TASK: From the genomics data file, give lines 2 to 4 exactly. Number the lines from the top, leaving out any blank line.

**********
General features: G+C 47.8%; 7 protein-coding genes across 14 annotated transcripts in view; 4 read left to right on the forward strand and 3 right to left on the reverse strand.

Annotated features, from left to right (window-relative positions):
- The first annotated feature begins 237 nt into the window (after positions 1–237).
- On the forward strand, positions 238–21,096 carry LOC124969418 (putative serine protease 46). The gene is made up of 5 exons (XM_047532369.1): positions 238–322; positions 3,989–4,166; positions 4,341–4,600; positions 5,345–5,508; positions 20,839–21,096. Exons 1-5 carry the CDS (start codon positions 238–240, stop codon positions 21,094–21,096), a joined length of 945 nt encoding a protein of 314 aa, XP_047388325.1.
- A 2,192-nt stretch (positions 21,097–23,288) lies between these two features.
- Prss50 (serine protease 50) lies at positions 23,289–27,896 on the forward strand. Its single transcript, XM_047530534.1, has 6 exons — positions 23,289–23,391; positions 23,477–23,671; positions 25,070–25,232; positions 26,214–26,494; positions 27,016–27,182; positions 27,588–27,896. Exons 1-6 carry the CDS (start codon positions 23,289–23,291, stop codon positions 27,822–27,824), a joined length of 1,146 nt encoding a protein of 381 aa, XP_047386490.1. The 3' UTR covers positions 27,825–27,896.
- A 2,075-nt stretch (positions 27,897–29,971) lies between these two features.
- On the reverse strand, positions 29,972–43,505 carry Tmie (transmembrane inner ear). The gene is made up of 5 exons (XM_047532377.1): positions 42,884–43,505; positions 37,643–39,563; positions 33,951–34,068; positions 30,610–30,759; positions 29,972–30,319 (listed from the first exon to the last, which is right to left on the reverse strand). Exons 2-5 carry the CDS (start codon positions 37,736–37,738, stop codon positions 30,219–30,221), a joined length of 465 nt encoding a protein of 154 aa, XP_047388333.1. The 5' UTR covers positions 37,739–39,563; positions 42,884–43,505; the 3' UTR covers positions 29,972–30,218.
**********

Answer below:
Annotated features, from left to right (window-relative positions):
- The first annotated feature begins 237 nt into the window (after positions 1–237).
- On the forward strand, positions 238–21,096 carry LOC124969418 (putative serine protease 46). The gene is made up of 5 exons (XM_047532369.1): positions 238–322; positions 3,989–4,166; positions 4,341–4,600; positions 5,345–5,508; positions 20,839–21,096. Exons 1-5 carry the CDS (start codon positions 238–240, stop codon positions 21,094–21,096), a joined length of 945 nt encoding a protein of 314 aa, XP_047388325.1.